"10.4 Direct Marketing"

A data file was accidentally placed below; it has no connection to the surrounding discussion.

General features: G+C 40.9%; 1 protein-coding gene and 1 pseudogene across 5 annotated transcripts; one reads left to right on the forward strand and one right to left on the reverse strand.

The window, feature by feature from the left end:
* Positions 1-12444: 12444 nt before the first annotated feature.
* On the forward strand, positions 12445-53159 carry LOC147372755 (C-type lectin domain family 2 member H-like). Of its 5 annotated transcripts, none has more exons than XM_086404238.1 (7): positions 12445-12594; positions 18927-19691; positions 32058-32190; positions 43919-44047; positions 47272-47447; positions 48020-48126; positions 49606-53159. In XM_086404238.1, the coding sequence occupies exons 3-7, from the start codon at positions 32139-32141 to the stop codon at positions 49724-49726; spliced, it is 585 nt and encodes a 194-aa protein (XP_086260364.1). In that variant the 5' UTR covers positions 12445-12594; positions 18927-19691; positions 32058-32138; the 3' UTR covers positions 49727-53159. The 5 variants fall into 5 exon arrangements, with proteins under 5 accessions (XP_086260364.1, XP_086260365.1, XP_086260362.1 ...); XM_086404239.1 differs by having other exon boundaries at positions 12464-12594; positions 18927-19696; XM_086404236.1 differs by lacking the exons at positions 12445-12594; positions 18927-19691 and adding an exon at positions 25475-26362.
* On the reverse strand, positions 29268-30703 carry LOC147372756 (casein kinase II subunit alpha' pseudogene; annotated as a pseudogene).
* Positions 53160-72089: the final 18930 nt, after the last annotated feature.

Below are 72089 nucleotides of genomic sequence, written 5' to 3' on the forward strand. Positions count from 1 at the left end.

Marketing communications - Direct marketing 10.4 Sponsorship Sponsorships may be undertaken for three different purposes: marketing, advertising and PR. The PR element is always present. Virgin has massively banked on Branson’s spirit of adventure. The principal values of sponsorship are in creating awareness of a company or its products. PR implications are endless. Main objectives of sponsorship are increased awareness, image enhancement, improved relationship with many different publics, increased sales, attract distributors, sampling and database building, creating a platform for new promotional material, circumventing advertising bans, etc. Virgin’s or better Branson’s several hobbies have often aimed at sponsoring the airline through adventurous record-breaking attempts funded and carried out by Branson himself. Some of the epic adventures which resulted in millions of pound saved in conventional promotional activities, are reported below: 1986 “Virgin Atlantic Challanger II” rekindled the spirit of the Blue Riband by crossing the Atlantic Ocean in the fastest ever recorded time. 1987 The epic hot air balloon crossing of the same ocean in “Virgin Atlantic Flyer”. It was not only the first hot air balloon to cross the Atlantic but it was also the largest ever flown and reached speeds in excess of 130 miles per hour. 1991 Through the Pacific Ocean from Japan to Arctic Canada, the furthest distance of 6,700 miles again braking all existing records with speeds of up to 245 miles per hour, in a balloon of 2.6 million cubic feet. 1996 Branson was supposed to leave from Morocco for his latest adventure: around the world in 18 days with an hot air balloon. Full coverage of the adventure was also ensured on the Internet, but the Virgin Global Challenger journey had to be called of because of bad weather. Fabio Emanuele Noia, London March 1996 136 Marketing communications - Direct marketing British Airways activity in this field has always had a low profile, which the airline however is willing to increase in the next years financing part of the project for the Millennium Wheel project in Greenwich. Another kind of sponsorship undertaken by BA is in support of the arts (e.g. support to London’s theatres etc.). Fabio Emanuele Noia, London March 1996 137 Marketing communications - Direct marketing 10.5 Direct Marketing Listening to the customers has always been an essential part of marketing, and in loyalty marketing where a company actually has customers’ details on database, there is not excuse for not finding out their opinions and reviewing the company’s activity accordingly. As customer loyalty becomes an issue more and more important for airlines, no airline could do worse than avoid direct marketing. Direct marketing is the perfect tool to retain loyalty and increase sales. The target market must be defined, its needs identified and fulfilled. Information technology and several promotions where customers are required to fill in forms permit airlines to acquire, store, recall, process and apply information to several tasks. One of this task is precision marketing. No one knows that better than the airlines where database marketing is one of the key promotional tools mainly in the form of direct mail. The extreme advantage of this technique being the opportunity to target the single individual with offers better tailored to his needs. Direct marketing is especially used in conjunction with frequent flyer programmes. All members of Executive Club and Freeway are sent home direct mail prospecting special offers, new services and products, and an update of their airmiles accounts (see Exhibit 10.?). Every one or two months FFP members receive a statement informing them of how many air miles they have accrued, suggesting how to best use them and also stressing the breadth of available privileges Fabio Emanuele Noia, London March 1996 138 Marketing communications - Direct marketing Fabio Emanuele Noia, London March 1996 139 __________________________________Marketing communications - Word of Mouth 10.6 Consumer magazines Airlines produce different magazine some to be circulated internally, other to be used as a communication tool with customers. The best example of a consumer magazine is the in-flight magazine, a free magazine which is offered on board. Other magazines instead are sent to FFP members. In-flight magazines usually feature articles related to contemporary events, destinations and other most specific subjects (e.g. corporate strategies on a issue targeted at businessmen). The real advantage of this magazines however is to convey useful information about the airline and its services. Some part of the magazine in fact are reserved to illustrate timetables, information about the fleet, arrivals facilities, route maps, duty free and a certain number of advertisements pushing new products or enhanced service. British Airways has several high quality magazines. One is called Business Life, it is printed six times a year and is mailed to Executive Club members. Another magazines which is mailed to customers is Executive Club News featuring information for both the business and the leisure segment. High Life is a monthly in-flight magazine which is circulated among its passengers on certain routes. Simbad is distributed solely on Middle East routes. Virgin Atlantic also offers a high quality in-flight magazine plus literature for its frequent flyers. Fabio Emanuele Noia, London March 1996 139 __________________________________Marketing communications - Word of Mouth 10.7 Word of mouth People talk about organisations, their products, their services and their staff. Among all the elements of the communication mix, word of mouth is the most potent on a one-to- one basis. No advertisement could compete with a friend recommending or criticising a particular product. That’s way airlines have to carefully take into account this medium. Word of mouth can be integrated into a promotional campaign and be generated by other promotional tools. The most influential and controllable aspect of word of mouth communication is an individual’s own direct experience of an airline’s product. That means the delivery must be perfect to generate positive word of mouth. Research undertaken in the past have demonstrated that dissatisfied customers talk more often with more people of their negative experience than they do with their positive ones. The only way to avoid this disastrous tam tam is to avoid negative experience delivering instead the best possible experience. This can be achieved through a culture which is focused on the only two controllable factors: quality (e.g. through Total Quality Management) and customer care (e.g. customer care programmes and total customer satisfaction). These imply an airline fully devoted to quality and its customers, which is the case for both British Airways and Virgin Atlantic. Criticism however, which can originate from so many non controllable variables cannot be totally eliminated, but can be reduced to a minimum which could be outweighed by positive word of mouth generated through excellent service. It is not a case that airlines are trying to direct more and more complaints on their 0800 free-phone numbers in order to detect sources of dissatisfaction in time and find out a solution. Most of the passengers however will never complaint directly with the airline. How can a culture based on quality and customer care be set up and maintained in time? This is the subject of the next chapter. Fabio Emanuele Noia, London March 1996 140